I believe that concentration and focus should be placed on the terms of enforcement. We are concerned that the regulation of private fostering is little known. Therefore, we are planning a publicity campaign to promote awareness of the regulations and particularly of the need to notify private fostering arrangements to local authorities. The campaign will be targeted to affect the most vulnerable groups of children.

We plan also to work with relevant interests to develop a voluntary code of practice for foreign language schools, which often arrange accommodation in family homes for their pupils. Therefore, we intend to take those measures to ensure that the existing system is properly in force. However, we do not believe that the registration of foster carers is necessary or desirable.

Baroness David: I am extremely disappointed with that answer. The Minister said that there are safeguards as long as they are enforced. I believe that it is quite clear that they are not being enforced. I shall not press the amendment to a Division tonight. However, I feel strongly about the matter and I shall certainly bring it forward at Report stage. In the mean time, I beg leave to withdraw the amendment.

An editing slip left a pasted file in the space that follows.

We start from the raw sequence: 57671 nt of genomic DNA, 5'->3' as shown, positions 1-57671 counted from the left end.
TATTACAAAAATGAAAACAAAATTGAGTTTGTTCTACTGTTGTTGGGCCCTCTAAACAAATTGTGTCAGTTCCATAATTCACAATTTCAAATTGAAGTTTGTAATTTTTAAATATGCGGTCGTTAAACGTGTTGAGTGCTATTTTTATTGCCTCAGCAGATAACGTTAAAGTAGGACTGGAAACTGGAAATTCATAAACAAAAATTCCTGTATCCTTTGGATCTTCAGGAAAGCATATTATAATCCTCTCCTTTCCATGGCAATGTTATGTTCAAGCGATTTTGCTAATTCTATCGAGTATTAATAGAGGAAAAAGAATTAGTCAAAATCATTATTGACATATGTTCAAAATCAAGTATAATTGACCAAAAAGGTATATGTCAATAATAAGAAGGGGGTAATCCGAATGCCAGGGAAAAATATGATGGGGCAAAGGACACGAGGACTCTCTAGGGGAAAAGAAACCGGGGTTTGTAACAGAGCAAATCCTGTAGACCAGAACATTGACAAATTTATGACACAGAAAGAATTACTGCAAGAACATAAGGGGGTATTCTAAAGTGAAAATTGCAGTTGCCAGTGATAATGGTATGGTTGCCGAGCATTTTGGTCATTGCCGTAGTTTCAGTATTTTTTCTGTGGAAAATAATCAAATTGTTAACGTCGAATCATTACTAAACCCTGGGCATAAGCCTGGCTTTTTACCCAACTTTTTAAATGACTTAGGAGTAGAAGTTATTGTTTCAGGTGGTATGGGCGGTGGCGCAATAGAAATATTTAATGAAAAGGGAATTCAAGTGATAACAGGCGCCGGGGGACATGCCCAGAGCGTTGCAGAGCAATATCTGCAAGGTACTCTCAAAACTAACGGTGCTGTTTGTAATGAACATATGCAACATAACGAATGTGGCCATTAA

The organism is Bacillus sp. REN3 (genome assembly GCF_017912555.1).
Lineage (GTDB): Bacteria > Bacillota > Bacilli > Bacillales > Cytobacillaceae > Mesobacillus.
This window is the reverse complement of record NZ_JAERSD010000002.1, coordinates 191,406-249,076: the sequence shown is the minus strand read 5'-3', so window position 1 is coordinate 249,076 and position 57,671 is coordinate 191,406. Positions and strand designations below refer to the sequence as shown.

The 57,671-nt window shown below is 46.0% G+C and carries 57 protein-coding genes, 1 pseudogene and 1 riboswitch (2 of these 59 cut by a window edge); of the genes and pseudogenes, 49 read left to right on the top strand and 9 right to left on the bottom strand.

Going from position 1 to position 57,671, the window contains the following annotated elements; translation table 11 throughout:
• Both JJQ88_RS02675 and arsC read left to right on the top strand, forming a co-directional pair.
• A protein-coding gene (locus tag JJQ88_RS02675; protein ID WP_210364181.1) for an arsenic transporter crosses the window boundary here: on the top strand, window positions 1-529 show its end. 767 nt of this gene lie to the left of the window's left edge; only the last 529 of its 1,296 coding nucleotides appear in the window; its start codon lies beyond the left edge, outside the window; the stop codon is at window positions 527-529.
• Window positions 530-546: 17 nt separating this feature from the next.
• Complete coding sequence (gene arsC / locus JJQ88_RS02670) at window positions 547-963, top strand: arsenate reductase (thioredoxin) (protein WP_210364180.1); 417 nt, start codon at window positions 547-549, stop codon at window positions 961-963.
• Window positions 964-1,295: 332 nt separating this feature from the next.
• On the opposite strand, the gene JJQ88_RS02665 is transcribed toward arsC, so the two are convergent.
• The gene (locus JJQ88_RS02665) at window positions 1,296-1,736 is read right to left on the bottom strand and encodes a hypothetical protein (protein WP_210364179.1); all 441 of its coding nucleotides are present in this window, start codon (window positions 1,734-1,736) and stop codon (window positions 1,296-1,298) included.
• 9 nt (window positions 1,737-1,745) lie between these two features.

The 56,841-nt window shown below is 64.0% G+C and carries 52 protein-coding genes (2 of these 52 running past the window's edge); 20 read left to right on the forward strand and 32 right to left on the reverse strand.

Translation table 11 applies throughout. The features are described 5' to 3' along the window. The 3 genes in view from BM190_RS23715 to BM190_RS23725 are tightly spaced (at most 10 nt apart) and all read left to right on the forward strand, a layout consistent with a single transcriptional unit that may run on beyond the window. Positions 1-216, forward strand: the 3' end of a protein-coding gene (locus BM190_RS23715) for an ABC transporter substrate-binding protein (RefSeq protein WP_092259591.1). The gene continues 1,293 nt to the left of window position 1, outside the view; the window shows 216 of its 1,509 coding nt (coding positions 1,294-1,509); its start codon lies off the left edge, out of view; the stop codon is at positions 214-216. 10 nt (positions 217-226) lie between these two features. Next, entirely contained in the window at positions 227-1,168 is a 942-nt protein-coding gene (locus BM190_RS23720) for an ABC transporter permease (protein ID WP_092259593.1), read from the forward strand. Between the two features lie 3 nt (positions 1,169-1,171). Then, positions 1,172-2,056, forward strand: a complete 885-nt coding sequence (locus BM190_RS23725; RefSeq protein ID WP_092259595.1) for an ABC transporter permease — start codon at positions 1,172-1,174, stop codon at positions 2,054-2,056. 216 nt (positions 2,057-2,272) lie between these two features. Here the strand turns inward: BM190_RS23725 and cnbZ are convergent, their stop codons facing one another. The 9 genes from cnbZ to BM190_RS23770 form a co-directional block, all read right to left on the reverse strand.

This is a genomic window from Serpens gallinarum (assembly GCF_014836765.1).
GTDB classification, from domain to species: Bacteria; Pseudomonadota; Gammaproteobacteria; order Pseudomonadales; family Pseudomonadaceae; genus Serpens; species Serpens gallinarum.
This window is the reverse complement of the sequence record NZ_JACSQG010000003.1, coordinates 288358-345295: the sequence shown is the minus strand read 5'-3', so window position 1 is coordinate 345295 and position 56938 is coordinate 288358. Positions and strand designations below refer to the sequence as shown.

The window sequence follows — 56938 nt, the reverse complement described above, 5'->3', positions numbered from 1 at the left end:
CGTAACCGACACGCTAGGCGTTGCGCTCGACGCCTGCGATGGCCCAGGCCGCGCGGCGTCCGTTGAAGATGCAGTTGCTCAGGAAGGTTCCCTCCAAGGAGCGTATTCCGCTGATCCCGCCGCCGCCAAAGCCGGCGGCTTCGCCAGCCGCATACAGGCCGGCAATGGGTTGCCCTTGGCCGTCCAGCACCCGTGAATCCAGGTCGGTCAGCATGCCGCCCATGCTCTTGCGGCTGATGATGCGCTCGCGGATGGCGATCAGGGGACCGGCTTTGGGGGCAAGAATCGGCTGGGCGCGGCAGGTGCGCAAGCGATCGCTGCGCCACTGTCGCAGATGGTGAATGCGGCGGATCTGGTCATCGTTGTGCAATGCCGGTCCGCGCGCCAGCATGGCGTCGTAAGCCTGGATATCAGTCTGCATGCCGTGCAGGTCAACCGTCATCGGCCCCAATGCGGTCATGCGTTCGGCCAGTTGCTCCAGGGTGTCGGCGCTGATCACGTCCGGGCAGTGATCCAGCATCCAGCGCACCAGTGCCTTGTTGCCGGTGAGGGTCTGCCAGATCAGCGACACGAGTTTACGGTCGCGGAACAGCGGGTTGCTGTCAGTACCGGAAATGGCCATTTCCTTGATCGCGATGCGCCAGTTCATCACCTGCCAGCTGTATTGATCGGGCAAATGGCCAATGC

Amendment, by leave, withdrawn.

Clause 9 agreed to.

Clause 10 [Applications for registration]:

Lord Rix moved Amendment 40:


    Page 6, line 14, at end insert--


("( ) Notification of applications for registration shall be published in such form as shall be prescribed by regulations.").

The noble Lord said: Amendment No. 40 is grouped with Amendment Nos. 42, 43, 44 and 107, to which other noble Lords will speak. As registration is to be, in effect, some guarantee of respectability, service providers will have to be registered to be used by their local authority. The decision to be registered should be soundly based. We have a tradition in this country of giving interested parties the opportunity to comment, thereby to improve the decision-making process. Marriage banns immediately spring to mind. When the use of a building changes, change of use regulations require this to be advertised. When an extension is added to a house requiring planning permission, proposals are posted with an opportunity for comment.